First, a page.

TRY: Retro Glowing Skin Gummy Vitamins, includes vitamins C and E, hibiscus, and bamboo extract to support collagen production, reduce signs of aging, and improve skin texture
In recent years, growing research suggests that prebiotics, probiotics, and postbiotics help keep your microbes in balance—and a balanced microbe may help reduce acne, eczema, dry skin, UV-induced skin damage, and even wrinkles. Certain probiotics have also been shown to boost the skin’s production of ceramides, like the glue that holds skin cells together to seal in moisture.
TRY: The Beauty Chef Inner Beauty Powder, designed to nurture your digestive health because a healthy gut microbe is the secret to radiant skin
Hyaluronic acid is a moisture-retaining molecule that helps your skin draw in moisture from the environment. It’s so powerful, in fact, that it can hold up to 1,000 times its weight in water. When our skin has less hyaluronic acid to work with, it becomes more difficult for it to retain moisture, leading to dehydration and a breakdown of the skin’s barrier, leaving your skin vulnerable to damage from external factors.Shop Our Dew-Gooder Hyaluronic Acid Serum
As an important ingredient in your beauty routine, this key anti-aging ingredient allows your skin to get the hydration it craves, and regular use of it can lead to the appearance of healthier, plumper, more dewy skin while reducing fine lines and wrinkles.
TRY: Pure Bulk Hyaluronic Acid Powder, a dietary supplement that can be stirred into cold water.
Do you need to take beauty supplements?
While these ingredients have been shown to improve certain aspects of your skin, hair, and nails, it’s worth noting that the beauty industry isn’t nearly as regulated as it should be, which means some products can make pretty bold claims without scientific research to back them up. So be sure to do your research before buying into those claims, taking special consideration when it comes to the dose of vitamins they pack into their products—because more is not always better.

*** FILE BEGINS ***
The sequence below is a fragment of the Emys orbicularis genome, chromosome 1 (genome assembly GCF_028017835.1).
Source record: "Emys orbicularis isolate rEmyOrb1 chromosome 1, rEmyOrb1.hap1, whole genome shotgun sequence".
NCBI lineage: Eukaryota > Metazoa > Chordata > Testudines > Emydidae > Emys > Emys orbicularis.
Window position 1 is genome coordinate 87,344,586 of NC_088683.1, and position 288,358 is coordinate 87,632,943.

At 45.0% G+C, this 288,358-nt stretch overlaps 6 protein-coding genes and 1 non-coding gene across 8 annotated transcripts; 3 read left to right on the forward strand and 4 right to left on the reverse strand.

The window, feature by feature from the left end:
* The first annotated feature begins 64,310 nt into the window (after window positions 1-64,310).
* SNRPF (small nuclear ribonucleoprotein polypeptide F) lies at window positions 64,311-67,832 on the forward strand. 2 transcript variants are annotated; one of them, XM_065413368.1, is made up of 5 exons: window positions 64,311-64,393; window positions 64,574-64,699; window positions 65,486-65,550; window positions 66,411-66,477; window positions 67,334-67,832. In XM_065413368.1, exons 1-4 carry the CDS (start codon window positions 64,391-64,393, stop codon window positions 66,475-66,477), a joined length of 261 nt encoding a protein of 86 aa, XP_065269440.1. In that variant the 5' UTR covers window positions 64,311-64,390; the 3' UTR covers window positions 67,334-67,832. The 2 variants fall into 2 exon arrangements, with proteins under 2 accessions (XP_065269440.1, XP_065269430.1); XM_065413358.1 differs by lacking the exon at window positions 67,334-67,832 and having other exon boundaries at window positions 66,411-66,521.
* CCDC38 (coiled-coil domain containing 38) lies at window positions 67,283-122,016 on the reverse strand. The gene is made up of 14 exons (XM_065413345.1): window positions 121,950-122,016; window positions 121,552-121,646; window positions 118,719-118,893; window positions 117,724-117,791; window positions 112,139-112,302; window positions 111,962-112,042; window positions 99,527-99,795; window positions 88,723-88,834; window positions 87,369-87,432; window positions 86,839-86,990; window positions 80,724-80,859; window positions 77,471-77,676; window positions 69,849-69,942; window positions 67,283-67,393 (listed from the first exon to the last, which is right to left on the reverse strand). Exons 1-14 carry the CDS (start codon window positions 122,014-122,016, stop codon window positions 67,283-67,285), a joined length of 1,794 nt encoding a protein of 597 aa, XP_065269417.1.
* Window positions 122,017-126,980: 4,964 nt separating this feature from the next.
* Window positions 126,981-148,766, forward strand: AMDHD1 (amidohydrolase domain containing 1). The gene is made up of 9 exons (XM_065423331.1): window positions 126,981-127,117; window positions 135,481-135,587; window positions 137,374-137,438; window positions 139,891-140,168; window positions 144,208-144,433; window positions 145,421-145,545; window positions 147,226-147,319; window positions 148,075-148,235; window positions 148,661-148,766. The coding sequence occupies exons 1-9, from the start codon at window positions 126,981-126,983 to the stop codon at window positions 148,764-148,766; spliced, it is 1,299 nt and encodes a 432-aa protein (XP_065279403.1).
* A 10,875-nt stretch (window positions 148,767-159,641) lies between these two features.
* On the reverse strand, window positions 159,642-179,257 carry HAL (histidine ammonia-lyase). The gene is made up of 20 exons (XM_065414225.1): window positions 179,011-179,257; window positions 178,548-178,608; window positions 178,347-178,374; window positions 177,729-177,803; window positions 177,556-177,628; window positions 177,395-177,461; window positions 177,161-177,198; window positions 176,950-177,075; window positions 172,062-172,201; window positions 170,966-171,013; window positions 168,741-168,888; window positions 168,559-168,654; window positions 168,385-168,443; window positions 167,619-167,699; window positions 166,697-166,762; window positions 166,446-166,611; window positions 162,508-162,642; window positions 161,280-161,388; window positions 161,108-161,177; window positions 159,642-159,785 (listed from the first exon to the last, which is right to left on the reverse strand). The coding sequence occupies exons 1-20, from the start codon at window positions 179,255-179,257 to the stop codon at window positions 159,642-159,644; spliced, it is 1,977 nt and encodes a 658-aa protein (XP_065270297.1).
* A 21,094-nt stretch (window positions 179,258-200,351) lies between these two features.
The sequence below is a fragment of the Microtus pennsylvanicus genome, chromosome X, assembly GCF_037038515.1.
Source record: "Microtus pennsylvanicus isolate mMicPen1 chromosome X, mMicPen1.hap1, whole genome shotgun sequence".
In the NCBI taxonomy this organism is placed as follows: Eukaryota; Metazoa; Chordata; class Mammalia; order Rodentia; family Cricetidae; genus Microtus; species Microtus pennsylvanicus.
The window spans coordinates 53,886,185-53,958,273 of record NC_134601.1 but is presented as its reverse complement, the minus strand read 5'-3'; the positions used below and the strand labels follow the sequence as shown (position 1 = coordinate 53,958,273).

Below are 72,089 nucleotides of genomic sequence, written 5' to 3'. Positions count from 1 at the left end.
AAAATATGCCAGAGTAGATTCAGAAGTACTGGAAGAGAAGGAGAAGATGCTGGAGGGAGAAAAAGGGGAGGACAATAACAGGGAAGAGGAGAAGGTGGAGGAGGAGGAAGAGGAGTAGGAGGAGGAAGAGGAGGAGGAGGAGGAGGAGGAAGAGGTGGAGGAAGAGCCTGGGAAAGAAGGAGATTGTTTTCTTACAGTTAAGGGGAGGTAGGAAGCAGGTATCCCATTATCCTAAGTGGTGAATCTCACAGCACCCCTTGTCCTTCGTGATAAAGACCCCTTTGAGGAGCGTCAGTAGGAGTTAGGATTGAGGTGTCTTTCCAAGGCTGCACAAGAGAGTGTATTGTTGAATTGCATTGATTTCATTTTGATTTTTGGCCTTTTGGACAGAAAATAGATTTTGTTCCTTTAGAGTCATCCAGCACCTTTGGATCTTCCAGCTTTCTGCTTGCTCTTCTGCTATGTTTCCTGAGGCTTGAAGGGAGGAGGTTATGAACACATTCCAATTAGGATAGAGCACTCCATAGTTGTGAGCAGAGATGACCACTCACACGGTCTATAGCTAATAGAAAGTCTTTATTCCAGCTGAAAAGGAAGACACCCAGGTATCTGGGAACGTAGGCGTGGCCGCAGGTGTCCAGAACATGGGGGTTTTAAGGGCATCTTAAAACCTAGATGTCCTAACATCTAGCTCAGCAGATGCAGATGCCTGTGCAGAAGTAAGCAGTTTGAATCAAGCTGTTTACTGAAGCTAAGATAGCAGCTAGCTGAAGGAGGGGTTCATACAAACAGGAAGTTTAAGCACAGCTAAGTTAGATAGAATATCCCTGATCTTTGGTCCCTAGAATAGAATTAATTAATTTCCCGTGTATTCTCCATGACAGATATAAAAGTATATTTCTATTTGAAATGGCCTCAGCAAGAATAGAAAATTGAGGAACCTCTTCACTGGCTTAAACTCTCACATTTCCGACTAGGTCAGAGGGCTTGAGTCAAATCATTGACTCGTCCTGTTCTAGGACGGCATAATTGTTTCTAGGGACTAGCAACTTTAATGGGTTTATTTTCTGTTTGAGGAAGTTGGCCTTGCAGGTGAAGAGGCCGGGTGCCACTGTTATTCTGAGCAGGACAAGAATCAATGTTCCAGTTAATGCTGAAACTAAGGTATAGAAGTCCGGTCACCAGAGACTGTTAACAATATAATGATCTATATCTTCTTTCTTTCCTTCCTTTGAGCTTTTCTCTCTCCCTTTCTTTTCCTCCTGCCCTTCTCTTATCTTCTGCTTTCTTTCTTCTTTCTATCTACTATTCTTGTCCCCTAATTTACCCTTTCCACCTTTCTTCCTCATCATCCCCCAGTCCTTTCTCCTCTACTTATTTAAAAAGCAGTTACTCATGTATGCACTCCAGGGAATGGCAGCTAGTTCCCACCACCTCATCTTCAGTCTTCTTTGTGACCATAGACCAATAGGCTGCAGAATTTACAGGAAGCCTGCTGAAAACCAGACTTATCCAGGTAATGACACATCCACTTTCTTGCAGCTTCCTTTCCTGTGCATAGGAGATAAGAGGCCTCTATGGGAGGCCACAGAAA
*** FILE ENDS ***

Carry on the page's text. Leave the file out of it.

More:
Here at Kinder Beauty, we ensure all the products we offer in our subscription boxes and online marketplace are good for you, vegan, cruelty-free, and free from the most common toxins, too.
While it’s intriguing to see that there is now the possibility of getting beauty benefits from a pill or powder, it’s also important to recognize that supplements are just that—an addition to a well-balanced diet and not a replacement for it. Beauty supplements should be considered one part of a more holistic approach to beauty and wellness, which considers gut health, stress levels, food nutrition, and quality sleep.
As we’ve always promoted here on Kinder Beauty, eating a nutritious vegan diet that includes whole foods with lots of fruit, veggies, and plant-based protein and fats will do wonders for your beauty, too.
- Ingested hyaluronan moisturizes dry skin | National Library of Medicine
- Diet and skin aging–From the perspective of food nutrition | National Library of Medicine
- Health effects of probiotics on skin | Critical Reviews in Food Science and Nutrition